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Partes Workshop in Amsterdam: Enhancing Protection for Places of Worship

Last week, the coordinator of the Protone project was in Amsterdam to participate in a workshop on the protection of places of worship. The event was organised by the European Foundation for South Asian Studies (EFSAS) within the Partes Project framework. The participation in the event turned out to be an opportunity for the Protone representative to express support and establish synergies with the twin EU co-funded project, Partes. 

In recent years, a surge in terrorist attacks and hate crimes targeting Places of Worship (PoW) across European nations has raised serious concerns for the safety and security of religious communities. Recognising the critical need to confront this issue, the Protone and Partes projects were initiated with the aim of bolstering the protection of Places of Worship against such threats while also fostering inclusion and engagement within communities. In line with this mission, a workshop was convened on February 15, 2024, at Vrije Universiteit Amsterdam. 

The workshop featured small group discussions focusing on various aspects, including existing security measures at Places of Worship, experiences of religious discrimination, and perceptions of safety within communities. Participants also examined the communication channels currently in place between religious communities, public officials, and the media, elaborating on proposals to improve them further.

The workshop saw the participation of religious representatives, public authorities, and subject matter experts from the Netherlands to delve into the recent attacks against places of worship and identify the existing security gaps.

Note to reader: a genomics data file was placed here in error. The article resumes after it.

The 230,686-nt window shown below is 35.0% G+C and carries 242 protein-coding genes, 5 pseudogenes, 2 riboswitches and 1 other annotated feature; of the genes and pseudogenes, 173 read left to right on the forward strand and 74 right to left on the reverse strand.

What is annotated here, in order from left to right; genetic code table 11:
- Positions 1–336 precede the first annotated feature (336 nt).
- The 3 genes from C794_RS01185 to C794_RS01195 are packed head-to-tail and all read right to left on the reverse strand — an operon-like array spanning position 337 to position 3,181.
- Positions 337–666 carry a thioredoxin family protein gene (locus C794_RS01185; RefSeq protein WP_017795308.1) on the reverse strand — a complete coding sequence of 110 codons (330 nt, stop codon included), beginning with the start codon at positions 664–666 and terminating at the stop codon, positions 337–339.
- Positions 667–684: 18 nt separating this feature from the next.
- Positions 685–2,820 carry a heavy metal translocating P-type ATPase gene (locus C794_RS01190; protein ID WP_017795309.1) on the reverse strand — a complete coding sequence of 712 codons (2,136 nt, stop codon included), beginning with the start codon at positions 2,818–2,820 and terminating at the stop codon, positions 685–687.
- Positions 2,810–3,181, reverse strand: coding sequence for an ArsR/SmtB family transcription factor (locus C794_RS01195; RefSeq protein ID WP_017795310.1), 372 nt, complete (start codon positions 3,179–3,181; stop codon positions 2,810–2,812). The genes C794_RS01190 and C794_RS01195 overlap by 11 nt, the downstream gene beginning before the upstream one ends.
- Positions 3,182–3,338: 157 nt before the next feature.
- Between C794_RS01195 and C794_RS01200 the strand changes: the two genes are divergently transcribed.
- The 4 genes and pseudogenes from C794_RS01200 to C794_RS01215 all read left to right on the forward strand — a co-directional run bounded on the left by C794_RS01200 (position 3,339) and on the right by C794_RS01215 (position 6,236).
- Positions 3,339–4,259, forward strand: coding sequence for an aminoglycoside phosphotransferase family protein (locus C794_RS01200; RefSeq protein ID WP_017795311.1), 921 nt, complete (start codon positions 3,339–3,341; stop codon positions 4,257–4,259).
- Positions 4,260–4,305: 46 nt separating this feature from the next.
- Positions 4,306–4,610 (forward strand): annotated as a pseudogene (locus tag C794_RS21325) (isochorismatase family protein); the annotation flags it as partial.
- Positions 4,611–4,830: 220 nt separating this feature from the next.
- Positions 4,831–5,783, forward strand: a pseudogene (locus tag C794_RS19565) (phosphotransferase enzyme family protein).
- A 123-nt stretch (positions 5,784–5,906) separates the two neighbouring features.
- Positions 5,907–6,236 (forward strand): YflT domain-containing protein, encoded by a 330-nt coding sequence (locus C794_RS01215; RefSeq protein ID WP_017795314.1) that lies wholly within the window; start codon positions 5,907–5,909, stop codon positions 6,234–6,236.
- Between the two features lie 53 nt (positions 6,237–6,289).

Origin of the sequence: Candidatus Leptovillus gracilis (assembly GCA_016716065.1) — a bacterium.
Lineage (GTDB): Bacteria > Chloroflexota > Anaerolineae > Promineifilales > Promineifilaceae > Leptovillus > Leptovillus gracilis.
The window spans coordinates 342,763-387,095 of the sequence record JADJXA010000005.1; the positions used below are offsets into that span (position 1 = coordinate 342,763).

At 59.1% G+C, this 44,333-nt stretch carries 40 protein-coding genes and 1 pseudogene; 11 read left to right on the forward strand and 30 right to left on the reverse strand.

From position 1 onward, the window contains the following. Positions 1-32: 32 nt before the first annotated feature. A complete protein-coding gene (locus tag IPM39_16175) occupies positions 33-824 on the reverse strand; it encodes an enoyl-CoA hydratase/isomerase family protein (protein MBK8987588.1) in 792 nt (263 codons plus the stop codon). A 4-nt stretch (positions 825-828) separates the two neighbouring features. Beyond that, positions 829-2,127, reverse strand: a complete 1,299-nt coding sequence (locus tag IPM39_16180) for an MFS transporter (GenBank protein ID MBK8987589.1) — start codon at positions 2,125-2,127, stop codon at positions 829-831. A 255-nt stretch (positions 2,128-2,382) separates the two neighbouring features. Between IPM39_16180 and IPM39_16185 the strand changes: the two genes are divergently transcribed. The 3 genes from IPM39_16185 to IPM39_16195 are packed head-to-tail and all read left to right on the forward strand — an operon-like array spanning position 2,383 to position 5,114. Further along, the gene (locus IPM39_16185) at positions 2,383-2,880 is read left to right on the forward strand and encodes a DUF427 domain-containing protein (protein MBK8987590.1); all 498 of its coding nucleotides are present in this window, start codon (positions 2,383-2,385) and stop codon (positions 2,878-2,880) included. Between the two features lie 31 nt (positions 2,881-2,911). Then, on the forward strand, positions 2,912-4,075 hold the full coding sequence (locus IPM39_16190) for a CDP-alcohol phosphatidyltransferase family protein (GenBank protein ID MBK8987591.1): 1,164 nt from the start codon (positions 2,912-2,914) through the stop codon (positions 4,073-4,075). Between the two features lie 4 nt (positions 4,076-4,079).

The workshop led to productive discussions and collaborative efforts among the stakeholders involved. It started with an analysis of the main findings of the research activities conducted within the Partes framework, underscoring the relevance of non-terrorist attacks, such as arson and other acts of vandalism. A second analysis, conducted by Gemeente Noard-East Fryslan, was useful in shedding light on the undercurrents of right-wing extremism targeting refugee centres, offering valuable insights into related security concerns. In the afternoon, interactive exercises and simulation scenarios were conducted to improve participants’ skills in identifying the vulnerabilities in the cases considered and the more recurrent factors that allow for an incident or attack. 

During the lunch break, participants had the opportunity to network and exchange ideas informally, fostering greater connectivity and cooperation.

Overall, the workshop served as a crucial platform for stakeholders to come together, share insights, and forge partnerships in the collective effort to safeguard Places of Worship and promote social cohesion. 



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